When looking at how successful people got started in their careers, the college they went to can be a big indicator of success in some industries, according to a Kittleman blog post. The executive recruitment firm researched all 500 CEOs of Fortune 500 companies to see where each earned their undergraduate degrees.
SEE: Hiring kit: Multimedia designer (Tech Pro Research)
After looking at each school, Kittleman then determined which universities produced the most CEOs. The firm found the top 30 universities total, but the top 15 are listed below.
- University of Wisconsin
- Harvard University
- Cornell University
- University of Michigan
- Stanford University
- University of Pennsylvania
- University of California, Berkeley
- Purdue University
- Texas A&M University
- State University of New York, SUNY
- Lehigh University
- Michigan State University
- Princeton University
- University of Texas at Austin
- Bucknell University
Most people assume that Ivy Leagues would take the top spots, however, only 9.2% of all Fortune 500 CEOs attended Ivy League universities, according to the post. The number of CEOs that attended public and private universities was split straight down the middle, with each having 42.6%, respectively. In fact, 18 of the 500 CEOs didn’t attend an undergraduate university at all.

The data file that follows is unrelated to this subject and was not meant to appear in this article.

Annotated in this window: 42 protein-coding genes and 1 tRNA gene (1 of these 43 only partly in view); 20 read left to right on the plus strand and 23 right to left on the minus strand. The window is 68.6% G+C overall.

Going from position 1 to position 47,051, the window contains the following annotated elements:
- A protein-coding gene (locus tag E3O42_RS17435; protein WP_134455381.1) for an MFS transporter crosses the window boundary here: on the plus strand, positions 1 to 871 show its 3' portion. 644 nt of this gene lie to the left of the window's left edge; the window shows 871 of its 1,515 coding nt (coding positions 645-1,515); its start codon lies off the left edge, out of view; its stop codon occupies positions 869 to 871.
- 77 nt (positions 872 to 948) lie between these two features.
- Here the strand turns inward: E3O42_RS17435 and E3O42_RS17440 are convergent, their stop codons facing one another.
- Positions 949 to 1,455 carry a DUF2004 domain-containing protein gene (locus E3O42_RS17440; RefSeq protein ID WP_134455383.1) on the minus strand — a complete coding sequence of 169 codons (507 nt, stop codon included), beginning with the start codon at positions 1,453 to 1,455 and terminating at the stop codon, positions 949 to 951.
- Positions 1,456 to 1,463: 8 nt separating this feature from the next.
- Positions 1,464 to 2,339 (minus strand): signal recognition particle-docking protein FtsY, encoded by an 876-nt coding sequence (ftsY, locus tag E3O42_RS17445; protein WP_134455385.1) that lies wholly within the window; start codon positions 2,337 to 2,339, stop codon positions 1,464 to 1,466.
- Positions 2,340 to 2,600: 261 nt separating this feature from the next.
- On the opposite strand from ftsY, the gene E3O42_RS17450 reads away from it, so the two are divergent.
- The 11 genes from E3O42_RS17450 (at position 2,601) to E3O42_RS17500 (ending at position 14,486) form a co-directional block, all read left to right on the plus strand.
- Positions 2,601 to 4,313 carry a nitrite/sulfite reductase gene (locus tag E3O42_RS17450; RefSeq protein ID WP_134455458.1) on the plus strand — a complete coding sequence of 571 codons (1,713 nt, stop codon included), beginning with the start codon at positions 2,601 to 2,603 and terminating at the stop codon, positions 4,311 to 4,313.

In primary school, the importance of getting a college degree is drilled into young minds; however, emphasis on a degree has been replaced by an emphasis on skills in recent years. When hiring software engineers, for example, companies are looking more for strong tech skills and experience than a traditional education in the hiring process, according to a recent Triplebyte report.
Check out this TechRepublic article to learn more about the skills employers are looking for.
The big takeaways for tech leaders:
- The universities that produced the most Fortune 500 CEOs include the University of Wisconsin, Harvard, Cornell, and more. –Kittleman, 2018
- Only 9.2% of Fortune 500 CEOs attended Ivy League universities, and 3.6% don’t have an undergraduate degree at all. — Kittleman, 2018